Running the Python program (you can do this from Cloud Shell) submits the code to the Dataflow service which handles installing the packages, running the code, managing job failure, and autoscaling for efficient execution (i.e., adding new workers when it gets bogged down and shutting down workers when there aren’t enough tasks). You can see the autoscaling in action as the job runs from the Dataflow section of the Google Cloud console:


The resulting images are shown as a video loop here:


Because this is a distributed system, the service takes about five minutes to initialize, but only 10 minutes to process all of the images for Hurricane Maria. The larger and more complex the task, the more cost-effective a serverless data pipeline becomes.

For example, to create the images of every hurricane in the North Atlantic (basin = 'NA'), all we need to do is change the input query to:


The rest of the pipeline remains the same, but the distribution now scales to create nearly a thousand images:


The Python source code to create and run these Dataflow pipelines is on GitHub—when I ran it, it took two hours and cost $0.87 to create images corresponding to all the North Atlantic hurricane tracks in 2017.

Creating images routinely

Suppose you wanted to subscribe to the GOES feed and create the satellite image over a certain area (perhaps Seattle, WA) every time a new infrared image is available. Instead of repeatedly querying the BigQuery table of GOES metadata to see if there are any new images, you can listen to a Cloud Pub/Sub topic and be notified about new events.

One way to consume a notification is to write a Cloud Function that gets kicked off in response to a new event. However, one of the advantages of Apache Beam is that it works on both stream and batch—therefore, we can reuse much of the code we wrote above. Instead of querying the BigQuery table, we would listen to the Pub/Sub topic corresponding to the GOES bucket, filter on only the infrared images, and invoke the goes_to_jpeg function whenever an infrared full disk image is received (full code is on GitHub):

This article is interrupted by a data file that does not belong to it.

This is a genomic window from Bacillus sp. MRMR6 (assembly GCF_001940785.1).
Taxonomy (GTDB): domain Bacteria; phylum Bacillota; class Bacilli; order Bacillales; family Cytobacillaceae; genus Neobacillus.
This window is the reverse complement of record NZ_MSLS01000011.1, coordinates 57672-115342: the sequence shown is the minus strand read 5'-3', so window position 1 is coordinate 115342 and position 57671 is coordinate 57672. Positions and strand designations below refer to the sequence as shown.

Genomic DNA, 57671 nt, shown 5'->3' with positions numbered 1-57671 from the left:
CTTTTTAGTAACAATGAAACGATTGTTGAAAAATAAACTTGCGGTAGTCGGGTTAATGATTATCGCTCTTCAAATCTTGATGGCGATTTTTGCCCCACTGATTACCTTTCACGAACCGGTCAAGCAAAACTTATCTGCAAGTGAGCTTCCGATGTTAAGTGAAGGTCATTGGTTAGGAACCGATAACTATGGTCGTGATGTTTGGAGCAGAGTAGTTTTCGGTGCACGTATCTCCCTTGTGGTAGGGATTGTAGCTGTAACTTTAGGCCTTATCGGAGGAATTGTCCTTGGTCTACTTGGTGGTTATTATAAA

What’s received from Pub/Sub every time a new file shows up in Cloud Storage is a string in JSON format. Here’s how we can check whether it’s an infrared image:


Here’s an example of the infrared image over Seattle, WA produced in near-real-time:


I hope this gets you started using the public GOES imagery in Google Cloud. You might consider trying to find correlations between this satellite weather data and our other public datasets, or train machine learning models that use these datasets in conjunction. Happy coding!


Thanks to Ken Knapp of NOAA for pointing us to the hurricane data, and to David Hoese and John Cintineo of the University of Wisconsin for helping me with reprojecting and resampling the satellite data.

1 If you are trying this out on Cloud Shell, use the option to boost the VM since the default microvm is not powerful enough.  I suggest using a n1-standard-1 Compute Engine instance. In either case, run the install.sh script in GitHub to install the necessary Linux and Python packages.

2 Besides Python, you can also submit Java code to Cloud Dataflow. An example of writing an Apache Beam Java pipeline to process satellite data is also in the GitHub repository.